I wasn't exactly sure what to expect when meeting the members of my PLN (personal learning network) for the first time. I definitely did not expect to feel like I was amongst family from the moment I stepped off the plane in Denver. But, I guess when you think about it, it makes perfect sense. These are people from all over the world, from all walks of life, that share something very important: a passion for education and the use of technology in education. In other words, if you ignore the differences in height or weight, hair color, eye color, or skin color, rock star status or starry-eyed groupie, those of us gathered at ISTE for a few short days were really all the same. Educators dedicated to our students.

There is a phrase that keeps bouncing around in my brain ever since ISTE, and it's something that Vicki Davis said in one of her sessions. We always talk about our "three takeaways" when it comes to conferences or professional development of any kind, the three new ideas or tools you take with you back to your classroom. But Vicki put it in a way I had never heard before:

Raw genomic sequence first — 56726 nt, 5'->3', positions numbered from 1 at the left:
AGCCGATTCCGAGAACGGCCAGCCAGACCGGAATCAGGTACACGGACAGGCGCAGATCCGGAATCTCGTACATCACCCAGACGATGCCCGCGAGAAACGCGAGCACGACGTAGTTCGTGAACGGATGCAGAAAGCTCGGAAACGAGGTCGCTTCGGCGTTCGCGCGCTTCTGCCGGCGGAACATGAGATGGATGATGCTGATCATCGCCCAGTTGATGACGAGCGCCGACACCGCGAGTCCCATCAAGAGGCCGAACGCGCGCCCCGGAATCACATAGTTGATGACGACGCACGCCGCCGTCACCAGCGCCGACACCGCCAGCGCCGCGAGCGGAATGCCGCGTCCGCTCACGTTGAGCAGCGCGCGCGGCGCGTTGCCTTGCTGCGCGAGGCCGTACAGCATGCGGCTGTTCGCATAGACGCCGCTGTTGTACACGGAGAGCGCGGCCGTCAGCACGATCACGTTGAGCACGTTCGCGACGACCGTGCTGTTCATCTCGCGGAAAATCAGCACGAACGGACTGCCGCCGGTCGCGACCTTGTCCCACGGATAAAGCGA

If you don't do something with the information you get from a conference right after you get home, you won't be changed.
I won't be changed. When I really started to think about it, I think that was the reason I went to ISTE. I wanted to be changed. I wanted to be different afterward. I wanted for something deep down inside me to wake up and say, "This is it! This is what you are meant to do! Now, go do it!!"

I probably should have asked for specifics.

Three Takeaways

Let's start here. Just what were my three takeaways from ISTE? They can be summed up thus: Connections. Creativity. Collaboration.


By far, the best part of ISTE for me was being able to connect to the amazing people who make up my PLN. Being around people who think like I do when it comes to student learning was invigorating, but it was also incredibly validating...I wasn't the only one in the room who knew what was going on with technology! What a novel concept!